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The Altman Foundation was founded in 1913 with the bequest of Benjamin Altman’s capital stock in his department store B. Altman & Co. Since that time, the Foundation had stayed true to Altman’s vision of serving the people of New York City while transforming into a focused, strategic philanthropic organization.
From 1913 to 1985, the Altman Foundation owned and operated seven B. Altman & Co. stores, using the profits for grantmaking. During its first 70 years, the Foundation had no staff members, but the board made grants totaling $800,000 a year. Grantmaking in this era was thoughtful but followed no particular structure or strategy.
Tax law changes in the early 1980s necessitated that the Foundation sell off B. Altman & Co, which resulted in the endowment growing by $86 million. Rather than maintain its current grantmaking, the Foundation seized upon the opportunity to evolve its organization. The board brought in a consultant who proposed diversifying the board, dividing the financial portfolio among multiple investment advisors, and publishing an annual report and guidelines for grant applicants. In 1985, the board hired the Foundation’s first director.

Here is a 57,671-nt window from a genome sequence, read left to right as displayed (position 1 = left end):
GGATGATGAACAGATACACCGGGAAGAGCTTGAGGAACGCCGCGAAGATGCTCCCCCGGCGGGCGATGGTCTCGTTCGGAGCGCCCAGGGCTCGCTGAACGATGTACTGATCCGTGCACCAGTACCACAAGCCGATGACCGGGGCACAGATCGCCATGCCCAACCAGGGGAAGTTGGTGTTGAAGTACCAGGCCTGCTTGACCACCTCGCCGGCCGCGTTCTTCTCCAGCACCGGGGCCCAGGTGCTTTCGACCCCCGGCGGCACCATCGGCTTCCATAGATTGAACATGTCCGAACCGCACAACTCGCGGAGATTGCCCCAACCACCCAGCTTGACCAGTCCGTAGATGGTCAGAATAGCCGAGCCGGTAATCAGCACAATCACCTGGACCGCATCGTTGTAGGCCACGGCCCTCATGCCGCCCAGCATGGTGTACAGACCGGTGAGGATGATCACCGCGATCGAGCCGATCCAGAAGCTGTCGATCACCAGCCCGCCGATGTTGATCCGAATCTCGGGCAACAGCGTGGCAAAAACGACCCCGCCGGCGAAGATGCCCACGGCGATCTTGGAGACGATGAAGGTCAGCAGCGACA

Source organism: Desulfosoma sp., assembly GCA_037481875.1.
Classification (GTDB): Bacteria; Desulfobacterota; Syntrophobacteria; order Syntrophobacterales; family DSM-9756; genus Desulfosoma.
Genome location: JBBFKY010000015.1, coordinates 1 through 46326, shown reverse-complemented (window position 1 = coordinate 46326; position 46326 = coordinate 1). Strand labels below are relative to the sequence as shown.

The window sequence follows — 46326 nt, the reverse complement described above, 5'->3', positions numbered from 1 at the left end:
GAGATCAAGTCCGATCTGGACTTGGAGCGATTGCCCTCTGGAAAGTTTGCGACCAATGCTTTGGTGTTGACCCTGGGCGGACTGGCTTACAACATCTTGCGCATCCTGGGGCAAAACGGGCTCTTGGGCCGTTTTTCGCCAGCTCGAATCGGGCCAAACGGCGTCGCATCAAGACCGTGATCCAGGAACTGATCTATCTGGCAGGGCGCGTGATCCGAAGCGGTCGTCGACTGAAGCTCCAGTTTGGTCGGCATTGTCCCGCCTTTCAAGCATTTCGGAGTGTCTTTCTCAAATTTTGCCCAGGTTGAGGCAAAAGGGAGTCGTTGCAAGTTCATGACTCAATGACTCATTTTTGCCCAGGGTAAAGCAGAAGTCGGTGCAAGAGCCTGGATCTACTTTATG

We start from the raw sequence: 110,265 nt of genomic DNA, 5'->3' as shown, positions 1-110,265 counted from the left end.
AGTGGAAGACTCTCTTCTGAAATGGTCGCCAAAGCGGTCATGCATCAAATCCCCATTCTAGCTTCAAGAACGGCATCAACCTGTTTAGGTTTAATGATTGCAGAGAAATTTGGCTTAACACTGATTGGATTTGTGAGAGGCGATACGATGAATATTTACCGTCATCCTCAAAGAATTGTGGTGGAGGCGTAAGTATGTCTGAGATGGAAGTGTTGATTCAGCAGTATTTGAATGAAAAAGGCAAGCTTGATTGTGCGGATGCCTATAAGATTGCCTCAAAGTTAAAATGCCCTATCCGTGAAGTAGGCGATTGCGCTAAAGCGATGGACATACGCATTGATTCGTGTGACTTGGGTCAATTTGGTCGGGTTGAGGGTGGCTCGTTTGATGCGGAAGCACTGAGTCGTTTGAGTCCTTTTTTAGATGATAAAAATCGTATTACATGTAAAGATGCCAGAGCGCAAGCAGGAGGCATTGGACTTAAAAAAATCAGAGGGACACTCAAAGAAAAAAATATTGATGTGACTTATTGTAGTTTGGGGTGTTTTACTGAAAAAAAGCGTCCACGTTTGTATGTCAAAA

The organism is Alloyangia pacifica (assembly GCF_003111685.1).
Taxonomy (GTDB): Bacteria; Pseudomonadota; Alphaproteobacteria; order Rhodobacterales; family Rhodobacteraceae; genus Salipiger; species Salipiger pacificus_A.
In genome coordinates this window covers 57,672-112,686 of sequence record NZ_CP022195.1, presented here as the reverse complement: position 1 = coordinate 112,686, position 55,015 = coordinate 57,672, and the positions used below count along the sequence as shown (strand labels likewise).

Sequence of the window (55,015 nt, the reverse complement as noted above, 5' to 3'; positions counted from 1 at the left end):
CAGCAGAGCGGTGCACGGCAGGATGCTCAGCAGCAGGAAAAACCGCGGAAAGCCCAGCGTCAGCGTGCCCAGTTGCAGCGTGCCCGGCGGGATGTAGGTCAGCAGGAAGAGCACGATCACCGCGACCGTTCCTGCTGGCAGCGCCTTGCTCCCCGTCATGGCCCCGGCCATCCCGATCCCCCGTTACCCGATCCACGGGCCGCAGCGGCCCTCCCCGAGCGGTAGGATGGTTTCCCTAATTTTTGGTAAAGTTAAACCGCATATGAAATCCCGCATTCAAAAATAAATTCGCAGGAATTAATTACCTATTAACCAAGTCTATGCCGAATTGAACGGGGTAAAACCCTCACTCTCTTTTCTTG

In 1995, the Foundation elected a new board president who had two primary goals: to practice strategic philanthropy and to focus more attention on asset management. This led to the creation of a new strategic plan in 2001. The board implemented its plan by discussing policy and strategy during meetings rather than focusing on individual grant applications, and staff members referred often to the plan to guide decision making.
By 2005, the Altman Foundation was poised to take its strategic philanthropy to the next level by implementing a broader system of research and evaluation that would improve all aspects of its work in and for New York City.
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Case No: SI84